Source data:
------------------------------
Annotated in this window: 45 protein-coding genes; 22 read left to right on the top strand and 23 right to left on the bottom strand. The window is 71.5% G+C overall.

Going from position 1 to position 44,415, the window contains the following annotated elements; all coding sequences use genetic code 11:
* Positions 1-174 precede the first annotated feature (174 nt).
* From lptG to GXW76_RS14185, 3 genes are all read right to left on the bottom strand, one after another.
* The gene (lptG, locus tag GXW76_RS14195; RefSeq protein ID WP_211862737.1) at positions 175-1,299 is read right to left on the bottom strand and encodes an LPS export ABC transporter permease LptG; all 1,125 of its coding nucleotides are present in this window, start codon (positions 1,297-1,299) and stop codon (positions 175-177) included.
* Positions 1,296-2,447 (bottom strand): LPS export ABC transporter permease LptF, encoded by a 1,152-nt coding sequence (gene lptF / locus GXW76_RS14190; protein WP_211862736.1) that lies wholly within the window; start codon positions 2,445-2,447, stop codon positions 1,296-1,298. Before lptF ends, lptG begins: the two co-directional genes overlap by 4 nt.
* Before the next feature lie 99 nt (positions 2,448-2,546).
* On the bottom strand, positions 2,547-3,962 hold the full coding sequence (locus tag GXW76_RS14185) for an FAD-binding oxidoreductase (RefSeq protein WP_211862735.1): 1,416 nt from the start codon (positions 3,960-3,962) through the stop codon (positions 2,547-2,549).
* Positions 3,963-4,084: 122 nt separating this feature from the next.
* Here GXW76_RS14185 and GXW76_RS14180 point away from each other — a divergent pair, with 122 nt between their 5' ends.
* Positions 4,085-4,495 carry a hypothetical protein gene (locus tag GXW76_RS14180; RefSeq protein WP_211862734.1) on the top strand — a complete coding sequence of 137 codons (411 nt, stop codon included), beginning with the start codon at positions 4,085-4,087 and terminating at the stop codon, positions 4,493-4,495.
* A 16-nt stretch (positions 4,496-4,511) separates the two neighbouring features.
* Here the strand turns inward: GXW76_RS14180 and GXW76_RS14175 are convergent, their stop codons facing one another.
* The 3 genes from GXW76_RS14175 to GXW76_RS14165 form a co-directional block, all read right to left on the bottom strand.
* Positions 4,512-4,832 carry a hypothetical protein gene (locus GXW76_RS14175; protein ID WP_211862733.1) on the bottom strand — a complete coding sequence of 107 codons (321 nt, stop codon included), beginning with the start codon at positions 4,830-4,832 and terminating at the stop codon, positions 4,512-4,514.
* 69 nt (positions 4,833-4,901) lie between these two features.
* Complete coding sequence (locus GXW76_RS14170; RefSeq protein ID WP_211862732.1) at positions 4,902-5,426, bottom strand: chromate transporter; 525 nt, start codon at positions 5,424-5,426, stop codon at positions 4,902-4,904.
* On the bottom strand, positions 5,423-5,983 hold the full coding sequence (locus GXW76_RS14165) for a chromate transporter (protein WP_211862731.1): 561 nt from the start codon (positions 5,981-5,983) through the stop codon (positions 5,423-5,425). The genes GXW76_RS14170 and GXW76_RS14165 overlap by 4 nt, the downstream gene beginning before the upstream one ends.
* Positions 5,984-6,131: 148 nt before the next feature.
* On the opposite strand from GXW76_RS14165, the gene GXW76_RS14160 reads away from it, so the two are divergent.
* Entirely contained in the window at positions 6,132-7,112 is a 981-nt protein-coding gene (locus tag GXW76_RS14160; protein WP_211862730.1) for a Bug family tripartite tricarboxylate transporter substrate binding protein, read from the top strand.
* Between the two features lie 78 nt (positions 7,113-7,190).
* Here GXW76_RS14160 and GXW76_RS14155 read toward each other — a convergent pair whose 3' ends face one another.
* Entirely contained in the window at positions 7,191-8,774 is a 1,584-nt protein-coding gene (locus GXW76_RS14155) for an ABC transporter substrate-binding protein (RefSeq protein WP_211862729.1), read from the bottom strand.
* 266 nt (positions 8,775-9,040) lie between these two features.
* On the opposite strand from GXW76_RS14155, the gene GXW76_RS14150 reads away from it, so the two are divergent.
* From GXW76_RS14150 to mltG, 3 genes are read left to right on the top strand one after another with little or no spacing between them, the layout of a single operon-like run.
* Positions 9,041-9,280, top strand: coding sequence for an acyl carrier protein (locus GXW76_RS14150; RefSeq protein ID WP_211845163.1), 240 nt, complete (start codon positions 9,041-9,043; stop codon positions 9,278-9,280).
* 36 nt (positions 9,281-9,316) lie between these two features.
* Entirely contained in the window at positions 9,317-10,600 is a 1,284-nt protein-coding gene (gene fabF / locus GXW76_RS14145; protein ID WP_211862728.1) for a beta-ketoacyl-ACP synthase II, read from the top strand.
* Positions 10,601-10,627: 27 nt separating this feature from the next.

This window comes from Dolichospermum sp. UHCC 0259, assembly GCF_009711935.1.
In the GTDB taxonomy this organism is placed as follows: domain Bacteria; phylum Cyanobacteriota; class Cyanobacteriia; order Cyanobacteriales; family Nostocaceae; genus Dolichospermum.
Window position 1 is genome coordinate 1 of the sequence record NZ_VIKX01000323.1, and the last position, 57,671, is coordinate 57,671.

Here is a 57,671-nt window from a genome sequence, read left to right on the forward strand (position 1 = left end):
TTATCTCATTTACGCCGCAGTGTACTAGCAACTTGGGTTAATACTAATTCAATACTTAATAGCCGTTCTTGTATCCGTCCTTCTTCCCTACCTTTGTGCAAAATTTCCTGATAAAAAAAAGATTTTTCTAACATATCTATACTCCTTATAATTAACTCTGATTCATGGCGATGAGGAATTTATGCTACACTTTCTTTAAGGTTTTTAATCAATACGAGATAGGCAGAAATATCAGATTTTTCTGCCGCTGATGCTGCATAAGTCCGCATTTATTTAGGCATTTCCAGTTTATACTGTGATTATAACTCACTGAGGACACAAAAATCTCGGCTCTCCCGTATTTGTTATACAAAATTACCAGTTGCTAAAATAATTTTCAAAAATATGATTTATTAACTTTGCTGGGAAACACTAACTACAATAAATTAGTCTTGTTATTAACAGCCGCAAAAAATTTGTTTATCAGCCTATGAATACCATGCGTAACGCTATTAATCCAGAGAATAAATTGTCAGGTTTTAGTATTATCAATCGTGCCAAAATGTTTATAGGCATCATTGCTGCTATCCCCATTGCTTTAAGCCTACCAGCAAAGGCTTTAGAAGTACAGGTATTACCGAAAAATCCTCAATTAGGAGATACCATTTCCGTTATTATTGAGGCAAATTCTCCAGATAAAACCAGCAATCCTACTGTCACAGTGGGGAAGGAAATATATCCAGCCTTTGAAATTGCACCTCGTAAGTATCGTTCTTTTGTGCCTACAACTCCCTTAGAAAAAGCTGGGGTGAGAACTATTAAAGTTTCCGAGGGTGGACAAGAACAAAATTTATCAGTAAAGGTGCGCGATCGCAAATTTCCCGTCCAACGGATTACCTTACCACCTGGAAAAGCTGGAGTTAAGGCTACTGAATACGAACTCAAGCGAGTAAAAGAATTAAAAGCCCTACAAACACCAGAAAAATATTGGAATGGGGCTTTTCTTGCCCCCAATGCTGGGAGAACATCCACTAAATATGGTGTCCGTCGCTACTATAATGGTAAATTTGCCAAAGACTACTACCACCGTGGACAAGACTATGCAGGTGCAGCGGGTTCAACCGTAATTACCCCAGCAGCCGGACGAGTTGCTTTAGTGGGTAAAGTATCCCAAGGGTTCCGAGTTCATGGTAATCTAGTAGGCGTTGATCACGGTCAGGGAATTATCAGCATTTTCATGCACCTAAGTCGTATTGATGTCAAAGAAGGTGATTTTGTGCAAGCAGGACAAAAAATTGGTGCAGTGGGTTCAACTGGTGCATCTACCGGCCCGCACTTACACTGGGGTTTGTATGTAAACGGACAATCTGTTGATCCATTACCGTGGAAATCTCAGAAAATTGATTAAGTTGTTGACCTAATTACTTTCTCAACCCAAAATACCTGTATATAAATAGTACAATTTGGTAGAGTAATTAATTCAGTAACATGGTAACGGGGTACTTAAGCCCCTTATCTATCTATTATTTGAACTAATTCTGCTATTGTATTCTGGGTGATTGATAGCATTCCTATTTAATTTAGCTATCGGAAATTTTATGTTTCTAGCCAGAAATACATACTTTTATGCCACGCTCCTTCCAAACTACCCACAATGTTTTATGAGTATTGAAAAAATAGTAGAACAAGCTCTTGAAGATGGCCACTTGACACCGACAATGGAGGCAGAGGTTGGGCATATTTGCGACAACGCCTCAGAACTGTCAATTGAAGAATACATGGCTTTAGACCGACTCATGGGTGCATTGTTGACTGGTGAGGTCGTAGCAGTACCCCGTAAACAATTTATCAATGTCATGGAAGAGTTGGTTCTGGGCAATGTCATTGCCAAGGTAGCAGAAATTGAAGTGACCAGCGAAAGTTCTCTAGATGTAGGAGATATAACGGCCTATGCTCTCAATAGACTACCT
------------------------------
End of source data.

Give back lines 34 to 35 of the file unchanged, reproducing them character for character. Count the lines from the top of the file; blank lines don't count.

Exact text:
Window position 1 is genome coordinate 1 of the sequence record NZ_VIKX01000323.1, and the last position, 57,671, is coordinate 57,671.

Here is a 57,671-nt window from a genome sequence, read left to right on the forward strand (position 1 = left end):